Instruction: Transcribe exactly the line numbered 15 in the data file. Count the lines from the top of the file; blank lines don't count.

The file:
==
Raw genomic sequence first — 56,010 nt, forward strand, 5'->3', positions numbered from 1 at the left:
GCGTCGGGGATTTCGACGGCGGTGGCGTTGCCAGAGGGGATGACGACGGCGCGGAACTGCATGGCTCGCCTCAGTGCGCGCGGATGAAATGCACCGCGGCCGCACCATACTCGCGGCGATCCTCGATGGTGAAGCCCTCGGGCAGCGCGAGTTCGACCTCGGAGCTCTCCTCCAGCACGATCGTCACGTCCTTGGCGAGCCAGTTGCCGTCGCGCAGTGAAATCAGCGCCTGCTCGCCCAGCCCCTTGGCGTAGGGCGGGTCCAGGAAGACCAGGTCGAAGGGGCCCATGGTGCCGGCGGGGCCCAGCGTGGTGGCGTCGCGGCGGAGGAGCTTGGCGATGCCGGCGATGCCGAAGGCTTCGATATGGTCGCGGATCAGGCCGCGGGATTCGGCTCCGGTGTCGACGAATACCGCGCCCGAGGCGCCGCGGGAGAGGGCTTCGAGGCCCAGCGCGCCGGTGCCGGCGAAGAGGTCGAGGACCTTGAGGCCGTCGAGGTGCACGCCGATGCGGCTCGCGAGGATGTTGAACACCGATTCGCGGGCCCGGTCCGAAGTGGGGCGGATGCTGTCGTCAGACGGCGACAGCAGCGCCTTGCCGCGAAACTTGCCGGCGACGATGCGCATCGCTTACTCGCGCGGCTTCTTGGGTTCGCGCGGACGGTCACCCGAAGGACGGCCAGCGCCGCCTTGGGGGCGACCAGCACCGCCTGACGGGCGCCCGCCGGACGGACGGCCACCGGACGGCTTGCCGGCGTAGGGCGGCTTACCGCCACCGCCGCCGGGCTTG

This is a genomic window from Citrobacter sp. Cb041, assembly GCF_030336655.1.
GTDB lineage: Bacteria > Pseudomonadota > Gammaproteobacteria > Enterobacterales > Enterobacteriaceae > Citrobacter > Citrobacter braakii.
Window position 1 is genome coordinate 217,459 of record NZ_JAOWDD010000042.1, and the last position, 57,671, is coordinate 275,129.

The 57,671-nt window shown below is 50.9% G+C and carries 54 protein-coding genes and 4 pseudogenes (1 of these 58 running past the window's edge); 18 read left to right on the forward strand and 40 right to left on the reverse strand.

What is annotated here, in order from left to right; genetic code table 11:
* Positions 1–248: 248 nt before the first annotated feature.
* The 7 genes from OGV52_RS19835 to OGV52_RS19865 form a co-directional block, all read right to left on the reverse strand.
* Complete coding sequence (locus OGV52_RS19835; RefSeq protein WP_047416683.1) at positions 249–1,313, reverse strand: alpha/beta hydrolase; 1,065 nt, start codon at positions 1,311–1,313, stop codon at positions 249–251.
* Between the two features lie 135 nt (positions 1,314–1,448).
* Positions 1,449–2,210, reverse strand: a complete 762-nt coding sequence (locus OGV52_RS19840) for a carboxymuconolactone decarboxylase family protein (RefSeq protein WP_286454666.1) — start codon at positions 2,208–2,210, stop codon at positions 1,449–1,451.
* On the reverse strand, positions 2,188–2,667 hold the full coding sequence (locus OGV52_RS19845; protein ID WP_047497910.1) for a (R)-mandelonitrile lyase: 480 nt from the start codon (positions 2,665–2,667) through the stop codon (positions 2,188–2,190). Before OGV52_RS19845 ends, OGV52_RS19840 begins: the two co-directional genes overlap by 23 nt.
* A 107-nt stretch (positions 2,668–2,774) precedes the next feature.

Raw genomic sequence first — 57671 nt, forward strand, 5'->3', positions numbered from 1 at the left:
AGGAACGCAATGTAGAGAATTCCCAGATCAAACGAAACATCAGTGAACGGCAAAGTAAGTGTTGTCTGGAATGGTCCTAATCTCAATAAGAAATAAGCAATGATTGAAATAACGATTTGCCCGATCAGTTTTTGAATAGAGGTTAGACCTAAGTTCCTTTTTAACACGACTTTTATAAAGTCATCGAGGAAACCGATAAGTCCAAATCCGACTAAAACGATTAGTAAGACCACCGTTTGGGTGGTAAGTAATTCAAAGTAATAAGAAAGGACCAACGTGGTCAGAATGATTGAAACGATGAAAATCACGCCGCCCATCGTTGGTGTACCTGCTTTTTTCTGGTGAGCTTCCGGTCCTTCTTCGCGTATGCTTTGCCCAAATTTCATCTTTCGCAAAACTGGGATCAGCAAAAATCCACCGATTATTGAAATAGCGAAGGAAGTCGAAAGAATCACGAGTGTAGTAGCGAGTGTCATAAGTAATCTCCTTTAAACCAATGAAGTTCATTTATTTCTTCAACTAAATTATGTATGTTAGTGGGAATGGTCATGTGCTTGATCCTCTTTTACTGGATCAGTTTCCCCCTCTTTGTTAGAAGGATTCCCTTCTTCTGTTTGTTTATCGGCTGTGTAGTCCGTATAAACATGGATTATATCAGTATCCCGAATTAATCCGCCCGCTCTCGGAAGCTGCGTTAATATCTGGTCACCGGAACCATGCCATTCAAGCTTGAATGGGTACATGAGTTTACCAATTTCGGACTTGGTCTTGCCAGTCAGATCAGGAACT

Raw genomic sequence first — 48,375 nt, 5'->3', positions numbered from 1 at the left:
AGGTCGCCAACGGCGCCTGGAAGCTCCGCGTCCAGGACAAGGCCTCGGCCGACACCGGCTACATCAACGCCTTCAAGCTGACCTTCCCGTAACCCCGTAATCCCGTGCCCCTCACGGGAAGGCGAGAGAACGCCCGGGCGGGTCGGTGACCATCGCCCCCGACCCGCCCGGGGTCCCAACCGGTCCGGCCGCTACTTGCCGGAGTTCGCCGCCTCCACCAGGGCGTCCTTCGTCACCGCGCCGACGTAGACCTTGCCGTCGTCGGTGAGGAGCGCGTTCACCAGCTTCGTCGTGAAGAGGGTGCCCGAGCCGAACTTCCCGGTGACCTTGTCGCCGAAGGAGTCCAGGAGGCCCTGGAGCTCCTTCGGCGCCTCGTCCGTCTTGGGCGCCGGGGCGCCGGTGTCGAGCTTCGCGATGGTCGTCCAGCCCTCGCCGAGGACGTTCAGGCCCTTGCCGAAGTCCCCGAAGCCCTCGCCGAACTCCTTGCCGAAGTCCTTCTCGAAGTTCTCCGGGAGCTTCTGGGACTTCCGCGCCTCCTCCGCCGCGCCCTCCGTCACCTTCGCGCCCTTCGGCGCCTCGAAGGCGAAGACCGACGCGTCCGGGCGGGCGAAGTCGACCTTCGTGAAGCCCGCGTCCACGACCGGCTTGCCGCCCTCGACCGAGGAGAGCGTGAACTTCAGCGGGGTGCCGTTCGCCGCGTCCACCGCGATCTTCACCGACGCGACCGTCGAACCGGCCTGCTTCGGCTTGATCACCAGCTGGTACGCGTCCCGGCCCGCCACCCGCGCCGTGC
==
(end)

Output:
Raw genomic sequence first — 57671 nt, forward strand, 5'->3', positions numbered from 1 at the left: